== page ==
If you have ever read a Warhammer book you will know that the term grim dark future is used this wonderfully intriguing and entertaining book is the grim dark past and it is very grim and dark indeed, the twists and plots that turn and change are a joy, and without doubt they chose the right narrator for this book, outstanding performance Mr JTR

1 person found this helpful

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  • Bob Scratchitt
  • 03-12-2020

Not that special

Well narrated. Sadly I just didn’t find this story that special. As the author intended it is a Holmes like mystery and on that level it hits the mark. It’s just not a story I could fall in love with.

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  • David Burns
  • 27-11-2020

I was gripped until the last chapter

It was an anticlimax ending, to a gripping yarn, don’t let that put you off this title, it is one of the best fiction books I’ve listened too.

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  • Mrs Ingrid J Belsnes
  • 26-11-2020

Brilliant!

This has everything. History, suspense, detective story, supernatural, religion with strong flawed characters and all beautifully narrated. Have bought it for 2 people for Christmas this year!

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  • Anonymous User
  • 21-11-2020

Disappointing, I’m afraid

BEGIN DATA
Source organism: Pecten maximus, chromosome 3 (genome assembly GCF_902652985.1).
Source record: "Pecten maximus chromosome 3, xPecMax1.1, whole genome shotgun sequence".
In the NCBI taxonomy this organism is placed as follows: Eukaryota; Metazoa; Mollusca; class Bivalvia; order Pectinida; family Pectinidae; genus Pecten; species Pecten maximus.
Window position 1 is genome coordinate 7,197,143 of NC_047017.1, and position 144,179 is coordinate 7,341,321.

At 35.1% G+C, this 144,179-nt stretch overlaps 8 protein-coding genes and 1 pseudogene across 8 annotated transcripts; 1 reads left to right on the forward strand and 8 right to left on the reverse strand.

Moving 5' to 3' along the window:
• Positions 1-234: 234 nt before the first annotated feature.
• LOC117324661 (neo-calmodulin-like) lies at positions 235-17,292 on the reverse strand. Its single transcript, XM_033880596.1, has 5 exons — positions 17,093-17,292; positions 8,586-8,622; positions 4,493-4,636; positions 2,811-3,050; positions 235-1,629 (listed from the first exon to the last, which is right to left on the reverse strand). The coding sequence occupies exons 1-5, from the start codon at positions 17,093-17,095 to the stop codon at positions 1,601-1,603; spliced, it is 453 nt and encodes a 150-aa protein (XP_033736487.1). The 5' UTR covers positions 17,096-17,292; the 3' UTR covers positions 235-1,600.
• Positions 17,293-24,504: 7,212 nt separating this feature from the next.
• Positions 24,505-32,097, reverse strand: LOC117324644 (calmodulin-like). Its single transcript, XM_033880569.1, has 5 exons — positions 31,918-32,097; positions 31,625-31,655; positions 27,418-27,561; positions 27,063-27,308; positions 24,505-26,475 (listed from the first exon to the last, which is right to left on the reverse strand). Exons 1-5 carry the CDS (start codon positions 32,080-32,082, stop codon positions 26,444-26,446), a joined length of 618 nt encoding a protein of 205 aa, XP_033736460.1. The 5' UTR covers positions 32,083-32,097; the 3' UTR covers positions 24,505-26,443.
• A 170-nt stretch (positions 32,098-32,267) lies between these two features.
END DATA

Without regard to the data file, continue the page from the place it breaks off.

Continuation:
I was really looking forward to this book after the authors first, which I found absolutely gripping. I had read multiple positive reviews and was excited for his next mystery. Unfortunately, for me, this book was a test of endurance. I found it plodding, the plot tedious and the characters didn’t grab me at all. I seem to be an anomaly when I read other reviews, including professional critics, so maybe it was just me. But this just didn’t have the magic or the finesse that ‘Seven Deaths...’ had.

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  • Lorna
  • 19-11-2020

I LIKED the ending!

Loved the atmosphere, and the claustrophobic horror of this; and I understand why people were irritated by the ending - it feels like musical comedy after Grand Guignol. But I really enjoyed it. I love the possibility of redemption.

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  • David
  • 18-11-2020

Disappointing

Massive plot holes, howling lack research on 17th century conditions, anachronistic characters all over the shop, and the silliest and most redundant 'locked room' murder mystery solution I can remember. Turton can do much, much better than this!

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  • Ask
  • 17-11-2020

go on give it a try!

I only read this because I have been watching BBC2 Between the covers. It is the type of book I would normally avoid but it turned out to be fun. It is Sherlock meets the Pirates of the Caribbean. Yes I could see it becoming a movie!

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  • TS
  • 16-11-2020

An average Sherlock

Reads like an early Sherlock. Narration is very good but the journey the author takes you on is a little confused and seems to drift. The ending is pulled from nowhere and doesn't tie well with the rest of the narrative.